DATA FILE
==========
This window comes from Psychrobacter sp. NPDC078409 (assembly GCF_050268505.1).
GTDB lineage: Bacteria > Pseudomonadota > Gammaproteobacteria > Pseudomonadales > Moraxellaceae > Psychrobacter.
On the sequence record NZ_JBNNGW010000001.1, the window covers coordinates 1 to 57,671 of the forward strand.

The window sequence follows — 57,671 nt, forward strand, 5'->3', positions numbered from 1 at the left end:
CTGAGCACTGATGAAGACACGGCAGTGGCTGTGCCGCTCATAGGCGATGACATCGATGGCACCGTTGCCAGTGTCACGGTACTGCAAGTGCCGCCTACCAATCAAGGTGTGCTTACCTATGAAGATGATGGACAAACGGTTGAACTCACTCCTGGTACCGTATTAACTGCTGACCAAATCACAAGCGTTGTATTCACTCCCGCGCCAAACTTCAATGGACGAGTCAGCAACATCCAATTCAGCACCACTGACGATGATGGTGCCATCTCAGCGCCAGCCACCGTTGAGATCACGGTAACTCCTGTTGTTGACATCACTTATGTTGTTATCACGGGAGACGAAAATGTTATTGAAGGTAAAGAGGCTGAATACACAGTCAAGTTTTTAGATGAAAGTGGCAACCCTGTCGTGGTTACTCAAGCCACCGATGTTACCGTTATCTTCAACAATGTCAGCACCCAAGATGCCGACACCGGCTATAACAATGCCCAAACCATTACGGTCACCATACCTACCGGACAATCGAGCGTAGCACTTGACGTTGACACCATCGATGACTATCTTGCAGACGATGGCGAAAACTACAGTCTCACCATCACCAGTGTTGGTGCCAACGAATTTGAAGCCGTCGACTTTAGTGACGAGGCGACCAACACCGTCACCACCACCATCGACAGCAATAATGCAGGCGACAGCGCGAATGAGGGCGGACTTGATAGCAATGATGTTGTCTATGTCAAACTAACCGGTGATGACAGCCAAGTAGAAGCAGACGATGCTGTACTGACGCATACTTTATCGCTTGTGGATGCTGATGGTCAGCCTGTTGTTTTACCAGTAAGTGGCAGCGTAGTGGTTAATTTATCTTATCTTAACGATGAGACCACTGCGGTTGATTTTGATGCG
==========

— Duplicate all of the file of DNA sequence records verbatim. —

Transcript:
This window comes from Psychrobacter sp. NPDC078409 (assembly GCF_050268505.1).
GTDB lineage: Bacteria > Pseudomonadota > Gammaproteobacteria > Pseudomonadales > Moraxellaceae > Psychrobacter.
On the sequence record NZ_JBNNGW010000001.1, the window covers coordinates 1 to 57,671 of the forward strand.

The window sequence follows — 57,671 nt, forward strand, 5'->3', positions numbered from 1 at the left end:
CTGAGCACTGATGAAGACACGGCAGTGGCTGTGCCGCTCATAGGCGATGACATCGATGGCACCGTTGCCAGTGTCACGGTACTGCAAGTGCCGCCTACCAATCAAGGTGTGCTTACCTATGAAGATGATGGACAAACGGTTGAACTCACTCCTGGTACCGTATTAACTGCTGACCAAATCACAAGCGTTGTATTCACTCCCGCGCCAAACTTCAATGGACGAGTCAGCAACATCCAATTCAGCACCACTGACGATGATGGTGCCATCTCAGCGCCAGCCACCGTTGAGATCACGGTAACTCCTGTTGTTGACATCACTTATGTTGTTATCACGGGAGACGAAAATGTTATTGAAGGTAAAGAGGCTGAATACACAGTCAAGTTTTTAGATGAAAGTGGCAACCCTGTCGTGGTTACTCAAGCCACCGATGTTACCGTTATCTTCAACAATGTCAGCACCCAAGATGCCGACACCGGCTATAACAATGCCCAAACCATTACGGTCACCATACCTACCGGACAATCGAGCGTAGCACTTGACGTTGACACCATCGATGACTATCTTGCAGACGATGGCGAAAACTACAGTCTCACCATCACCAGTGTTGGTGCCAACGAATTTGAAGCCGTCGACTTTAGTGACGAGGCGACCAACACCGTCACCACCACCATCGACAGCAATAATGCAGGCGACAGCGCGAATGAGGGCGGACTTGATAGCAATGATGTTGTCTATGTCAAACTAACCGGTGATGACAGCCAAGTAGAAGCAGACGATGCTGTACTGACGCATACTTTATCGCTTGTGGATGCTGATGGTCAGCCTGTTGTTTTACCAGTAAGTGGCAGCGTAGTGGTTAATTTATCTTATCTTAACGATGAGACCACTGCGGTTGATTTTGATGCG